Making custom fabric has long been the domain of the big guys. Trying anything new, whether it was having a swatch of cool fabric made or printing a custom logo on some slip covers, has required minimum investments of a few thousand dollars and lots of waiting. Spoonflower solved that.
Founded by entrepreneurs Gart Davis and Stephen Fraser, this Durham, NC company began shipping fabric out of an old sock factory in 2008. They essentially use inkjet printer technology to produce jobs as small as a $5 foot square of fabric or as big as dozens of yards. Material costs $15.75 per yard.
Fraser got the idea for the company when his wife, Kim, was looking for custom curtains. Not content with run-of-the-mill choices, he realized that custom printing was possible but was prohibitively expensive. They began by buying one printer and running it in a dusty old warehouse where it clogged up and seized. They recently moved to a new space with well-ventilated print rooms and plenty of cutting space.
We spoke with Fraser about his factory where they run printers day and night to fill the hundreds of orders they get a day. They see about 30% international orders with the most orders coming from Australia. They’re also working on wallpaper, decals, and giftwrap for users.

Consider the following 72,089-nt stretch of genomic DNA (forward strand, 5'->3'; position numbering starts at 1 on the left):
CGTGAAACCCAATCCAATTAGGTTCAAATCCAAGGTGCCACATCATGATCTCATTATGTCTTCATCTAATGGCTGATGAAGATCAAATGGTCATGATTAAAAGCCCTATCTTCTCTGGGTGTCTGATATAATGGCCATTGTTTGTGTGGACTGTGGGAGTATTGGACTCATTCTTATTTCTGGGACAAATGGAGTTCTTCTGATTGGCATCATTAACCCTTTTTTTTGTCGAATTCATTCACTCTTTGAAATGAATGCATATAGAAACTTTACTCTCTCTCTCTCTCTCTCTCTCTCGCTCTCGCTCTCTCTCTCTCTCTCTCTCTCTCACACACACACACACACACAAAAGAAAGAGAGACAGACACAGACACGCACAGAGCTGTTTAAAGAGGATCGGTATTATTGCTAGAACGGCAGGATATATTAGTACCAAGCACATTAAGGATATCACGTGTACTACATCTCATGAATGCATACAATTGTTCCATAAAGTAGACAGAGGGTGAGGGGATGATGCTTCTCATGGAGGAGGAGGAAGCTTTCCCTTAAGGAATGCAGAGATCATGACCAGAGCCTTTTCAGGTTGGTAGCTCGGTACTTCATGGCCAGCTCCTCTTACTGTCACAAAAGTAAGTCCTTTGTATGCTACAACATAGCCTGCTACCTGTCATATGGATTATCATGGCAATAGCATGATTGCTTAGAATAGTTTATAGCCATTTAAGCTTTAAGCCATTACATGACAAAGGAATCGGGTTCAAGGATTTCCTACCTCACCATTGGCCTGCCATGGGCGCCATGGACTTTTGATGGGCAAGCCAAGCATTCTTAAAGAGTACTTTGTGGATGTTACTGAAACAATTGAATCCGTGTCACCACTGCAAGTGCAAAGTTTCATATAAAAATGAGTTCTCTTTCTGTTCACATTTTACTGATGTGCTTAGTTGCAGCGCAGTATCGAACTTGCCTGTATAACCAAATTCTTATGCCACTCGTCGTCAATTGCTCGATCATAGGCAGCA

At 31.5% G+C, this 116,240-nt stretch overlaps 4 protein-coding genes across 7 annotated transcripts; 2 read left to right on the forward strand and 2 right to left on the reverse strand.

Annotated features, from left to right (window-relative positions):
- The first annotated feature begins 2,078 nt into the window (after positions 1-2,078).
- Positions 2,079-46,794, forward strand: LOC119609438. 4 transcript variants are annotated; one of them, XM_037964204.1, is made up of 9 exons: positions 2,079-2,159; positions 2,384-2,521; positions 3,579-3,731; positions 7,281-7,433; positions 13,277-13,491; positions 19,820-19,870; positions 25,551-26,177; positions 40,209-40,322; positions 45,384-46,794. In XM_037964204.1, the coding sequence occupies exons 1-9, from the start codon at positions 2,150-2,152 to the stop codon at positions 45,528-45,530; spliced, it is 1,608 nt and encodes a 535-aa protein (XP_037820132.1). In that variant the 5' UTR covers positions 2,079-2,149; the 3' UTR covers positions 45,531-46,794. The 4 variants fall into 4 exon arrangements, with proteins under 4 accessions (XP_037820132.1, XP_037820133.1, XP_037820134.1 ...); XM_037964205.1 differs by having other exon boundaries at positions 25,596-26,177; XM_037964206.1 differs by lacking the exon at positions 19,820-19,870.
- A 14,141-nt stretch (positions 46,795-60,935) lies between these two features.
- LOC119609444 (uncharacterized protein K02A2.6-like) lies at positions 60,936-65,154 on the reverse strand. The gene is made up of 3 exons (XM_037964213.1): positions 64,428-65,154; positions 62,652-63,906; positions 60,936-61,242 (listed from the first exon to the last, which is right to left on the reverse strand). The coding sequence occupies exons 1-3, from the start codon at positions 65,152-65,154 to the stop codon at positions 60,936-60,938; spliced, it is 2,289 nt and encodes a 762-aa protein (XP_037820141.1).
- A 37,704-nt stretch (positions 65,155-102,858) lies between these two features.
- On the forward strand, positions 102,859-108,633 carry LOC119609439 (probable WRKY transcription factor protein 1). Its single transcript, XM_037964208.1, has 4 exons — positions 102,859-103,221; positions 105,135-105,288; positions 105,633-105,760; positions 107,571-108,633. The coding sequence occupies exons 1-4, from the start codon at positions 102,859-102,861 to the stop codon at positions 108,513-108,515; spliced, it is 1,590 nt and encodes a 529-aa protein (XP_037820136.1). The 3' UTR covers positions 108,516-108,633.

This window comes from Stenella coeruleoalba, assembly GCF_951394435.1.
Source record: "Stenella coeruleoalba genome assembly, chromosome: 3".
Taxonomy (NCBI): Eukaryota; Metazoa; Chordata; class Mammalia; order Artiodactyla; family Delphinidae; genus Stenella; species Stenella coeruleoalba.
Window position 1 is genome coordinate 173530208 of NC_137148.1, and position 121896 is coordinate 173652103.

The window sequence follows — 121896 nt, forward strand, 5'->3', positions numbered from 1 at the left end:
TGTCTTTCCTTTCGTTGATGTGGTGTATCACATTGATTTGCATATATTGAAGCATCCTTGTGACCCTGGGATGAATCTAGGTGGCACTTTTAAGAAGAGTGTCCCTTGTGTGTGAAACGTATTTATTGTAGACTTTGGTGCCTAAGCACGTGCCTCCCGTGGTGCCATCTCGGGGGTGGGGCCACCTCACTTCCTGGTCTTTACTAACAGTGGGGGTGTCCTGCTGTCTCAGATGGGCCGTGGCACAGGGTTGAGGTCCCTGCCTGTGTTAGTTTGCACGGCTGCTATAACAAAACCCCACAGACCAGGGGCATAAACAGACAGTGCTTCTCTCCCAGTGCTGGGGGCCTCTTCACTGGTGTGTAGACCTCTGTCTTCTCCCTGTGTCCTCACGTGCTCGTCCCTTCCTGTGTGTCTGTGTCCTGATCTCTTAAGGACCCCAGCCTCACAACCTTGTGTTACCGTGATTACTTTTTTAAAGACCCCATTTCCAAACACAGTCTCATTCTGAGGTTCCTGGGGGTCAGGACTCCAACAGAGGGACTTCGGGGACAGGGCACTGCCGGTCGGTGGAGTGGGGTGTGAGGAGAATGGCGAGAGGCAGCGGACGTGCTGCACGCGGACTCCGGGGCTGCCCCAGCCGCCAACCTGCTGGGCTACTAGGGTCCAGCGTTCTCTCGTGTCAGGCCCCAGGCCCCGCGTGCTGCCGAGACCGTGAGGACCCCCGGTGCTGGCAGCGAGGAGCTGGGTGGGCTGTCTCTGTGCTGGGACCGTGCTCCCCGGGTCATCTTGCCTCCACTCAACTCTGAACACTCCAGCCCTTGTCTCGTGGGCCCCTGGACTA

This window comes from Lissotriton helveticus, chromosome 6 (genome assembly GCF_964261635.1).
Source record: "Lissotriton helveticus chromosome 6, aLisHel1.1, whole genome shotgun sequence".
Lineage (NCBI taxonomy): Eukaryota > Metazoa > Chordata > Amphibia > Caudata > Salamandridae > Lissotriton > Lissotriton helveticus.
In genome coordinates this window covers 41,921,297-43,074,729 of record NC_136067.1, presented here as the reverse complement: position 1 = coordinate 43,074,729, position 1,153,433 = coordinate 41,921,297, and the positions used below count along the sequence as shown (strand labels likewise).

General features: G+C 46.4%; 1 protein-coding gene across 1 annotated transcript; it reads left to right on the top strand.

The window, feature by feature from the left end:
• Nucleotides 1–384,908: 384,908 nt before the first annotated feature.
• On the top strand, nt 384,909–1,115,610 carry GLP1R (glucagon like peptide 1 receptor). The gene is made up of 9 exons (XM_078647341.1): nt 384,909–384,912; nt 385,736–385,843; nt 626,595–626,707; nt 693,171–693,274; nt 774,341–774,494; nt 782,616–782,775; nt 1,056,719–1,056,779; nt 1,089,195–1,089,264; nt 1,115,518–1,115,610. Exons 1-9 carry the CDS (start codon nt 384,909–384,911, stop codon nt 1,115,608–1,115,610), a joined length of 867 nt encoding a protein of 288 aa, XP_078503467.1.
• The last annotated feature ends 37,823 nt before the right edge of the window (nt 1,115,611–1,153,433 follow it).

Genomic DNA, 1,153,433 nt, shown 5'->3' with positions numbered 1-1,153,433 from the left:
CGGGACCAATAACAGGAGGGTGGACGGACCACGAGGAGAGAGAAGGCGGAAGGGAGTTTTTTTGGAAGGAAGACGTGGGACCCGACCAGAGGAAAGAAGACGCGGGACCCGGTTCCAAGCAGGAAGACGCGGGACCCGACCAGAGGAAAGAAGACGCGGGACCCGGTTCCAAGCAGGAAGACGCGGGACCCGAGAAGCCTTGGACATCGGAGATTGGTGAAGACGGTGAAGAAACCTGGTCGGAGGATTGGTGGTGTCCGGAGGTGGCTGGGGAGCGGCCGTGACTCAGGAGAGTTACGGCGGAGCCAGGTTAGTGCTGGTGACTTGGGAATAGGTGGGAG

Each of the printers has its own connection to the main management system and can tell operators what jobs are printing and which machines are low on ink. The company recently installed Nexus 7 Android tablets on all of their machines as well for more detailed tracking. The company can print on multiple fabric types and certain printers work best with certain fabrics, something operators can note before they run certain jobs.
Spoonflower is profitable and expanding without investment. It’s a great success story that came out of the heart of a former textile capital of the world and just goes to show you that the more things change, the more things stay the same.